John Armfield
Outfitted Co. A 35th Tennessee

Submitted by Greg Curtis

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     John Armfield,  descended from North Carolina Quakers who were Loyalists during the American Revolution. While still a boy, Armfield ran away from home, vowing not to return until he had acquired more wealth than his father, Nathan Armfield. In the 1830s, Armfield fulfilled his vow.

    In 1831 Armfield courted and married Franklin's niece, Martha Franklin. A rich man when he retired in 1845, Armfield soon acquired social acceptance and began investing in Tennessee real estate. About 1850 he visited Beersheba Springs, a resort on Broad Mountain in Grundy County. Taken by the beauty of the springs and the possibility for development, Armfield purchased several hundred acres in 1854 and began renovations on the hotel. With its neo-classical facade, two-story galleries, and white columns, the hotel opened in May 1856 and inaugurated the glorious era of Beersheba--and Armfield's success as host and entrepreneur. Armfield also erected a saw mill, a brick kiln, a grist mill, and a tannery, remnants of which survive. An Episcopal supporter of the proposed University of the South, Armfield built cottages at Beersheba for Bishops James H. Otey and Leonidas Polk in 1859. Both houses still stand, along with the hotel and twelve other structures. During the war  Armfield helped supply Co. A of the 35th Tennessee. His hotel and surrounding buildings were visited frequently by Union and Confederate soldiers.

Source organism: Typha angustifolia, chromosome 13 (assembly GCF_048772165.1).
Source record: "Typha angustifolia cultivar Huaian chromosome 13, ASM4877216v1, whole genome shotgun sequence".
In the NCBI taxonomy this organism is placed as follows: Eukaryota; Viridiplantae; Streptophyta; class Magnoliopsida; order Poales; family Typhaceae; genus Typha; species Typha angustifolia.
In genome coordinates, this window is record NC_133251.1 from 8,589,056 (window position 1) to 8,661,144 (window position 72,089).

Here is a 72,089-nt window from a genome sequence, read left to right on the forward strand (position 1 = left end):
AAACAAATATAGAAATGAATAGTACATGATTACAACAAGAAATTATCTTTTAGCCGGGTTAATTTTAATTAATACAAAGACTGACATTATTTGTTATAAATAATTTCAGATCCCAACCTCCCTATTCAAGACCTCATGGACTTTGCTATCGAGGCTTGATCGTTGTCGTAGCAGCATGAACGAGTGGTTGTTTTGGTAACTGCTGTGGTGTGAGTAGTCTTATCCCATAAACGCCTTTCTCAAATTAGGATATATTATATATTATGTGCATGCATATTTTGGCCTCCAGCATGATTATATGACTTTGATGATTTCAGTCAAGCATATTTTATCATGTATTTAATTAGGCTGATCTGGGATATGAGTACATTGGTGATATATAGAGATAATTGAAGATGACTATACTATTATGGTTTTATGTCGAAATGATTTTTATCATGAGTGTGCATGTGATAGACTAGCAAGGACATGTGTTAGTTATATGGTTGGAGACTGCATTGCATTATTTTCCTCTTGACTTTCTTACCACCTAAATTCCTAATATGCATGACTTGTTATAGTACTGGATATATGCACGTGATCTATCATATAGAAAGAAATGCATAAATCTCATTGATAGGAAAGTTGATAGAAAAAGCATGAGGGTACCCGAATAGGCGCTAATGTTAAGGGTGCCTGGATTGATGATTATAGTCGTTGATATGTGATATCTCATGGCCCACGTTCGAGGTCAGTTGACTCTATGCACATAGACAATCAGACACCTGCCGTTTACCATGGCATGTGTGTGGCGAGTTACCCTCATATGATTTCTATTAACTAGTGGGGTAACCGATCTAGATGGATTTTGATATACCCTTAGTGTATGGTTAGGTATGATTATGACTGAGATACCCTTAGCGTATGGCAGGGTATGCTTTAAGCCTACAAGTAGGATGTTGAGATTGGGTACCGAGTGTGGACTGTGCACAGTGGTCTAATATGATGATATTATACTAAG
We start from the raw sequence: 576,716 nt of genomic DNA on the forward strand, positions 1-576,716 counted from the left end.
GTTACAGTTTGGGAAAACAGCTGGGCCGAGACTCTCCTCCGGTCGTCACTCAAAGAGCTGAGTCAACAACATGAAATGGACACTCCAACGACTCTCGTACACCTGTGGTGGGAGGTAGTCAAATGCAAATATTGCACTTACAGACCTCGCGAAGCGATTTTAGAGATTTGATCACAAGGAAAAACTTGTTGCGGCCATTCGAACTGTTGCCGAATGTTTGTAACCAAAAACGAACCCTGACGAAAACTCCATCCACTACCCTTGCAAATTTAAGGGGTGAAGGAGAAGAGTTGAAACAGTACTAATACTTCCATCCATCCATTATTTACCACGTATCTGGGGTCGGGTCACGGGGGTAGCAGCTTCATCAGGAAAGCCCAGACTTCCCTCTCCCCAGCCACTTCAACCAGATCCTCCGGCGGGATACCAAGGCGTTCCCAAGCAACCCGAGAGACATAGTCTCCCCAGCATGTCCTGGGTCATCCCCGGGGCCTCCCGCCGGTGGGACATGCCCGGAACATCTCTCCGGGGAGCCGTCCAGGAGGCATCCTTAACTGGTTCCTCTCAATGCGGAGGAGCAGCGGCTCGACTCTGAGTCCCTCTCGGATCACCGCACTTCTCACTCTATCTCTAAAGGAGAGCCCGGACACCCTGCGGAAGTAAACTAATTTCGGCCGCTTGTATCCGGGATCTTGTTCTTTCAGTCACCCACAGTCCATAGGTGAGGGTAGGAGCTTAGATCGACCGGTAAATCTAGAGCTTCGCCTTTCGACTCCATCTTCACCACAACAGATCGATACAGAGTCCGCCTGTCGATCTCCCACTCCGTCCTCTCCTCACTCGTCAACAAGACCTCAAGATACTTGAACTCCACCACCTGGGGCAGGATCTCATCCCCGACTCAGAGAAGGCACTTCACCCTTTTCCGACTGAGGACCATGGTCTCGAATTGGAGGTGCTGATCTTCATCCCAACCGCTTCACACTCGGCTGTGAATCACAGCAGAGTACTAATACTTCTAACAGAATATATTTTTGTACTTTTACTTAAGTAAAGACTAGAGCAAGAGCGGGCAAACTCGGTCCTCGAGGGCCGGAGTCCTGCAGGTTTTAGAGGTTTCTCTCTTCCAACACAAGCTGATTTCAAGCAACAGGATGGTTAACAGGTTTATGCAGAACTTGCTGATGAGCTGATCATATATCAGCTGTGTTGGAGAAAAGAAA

Armfield died childless in 1871, his fortune diminished by the Civil War. He is buried in the little private cemetery on Armfield Avenue across the road from his Beersheba home on the bluff.

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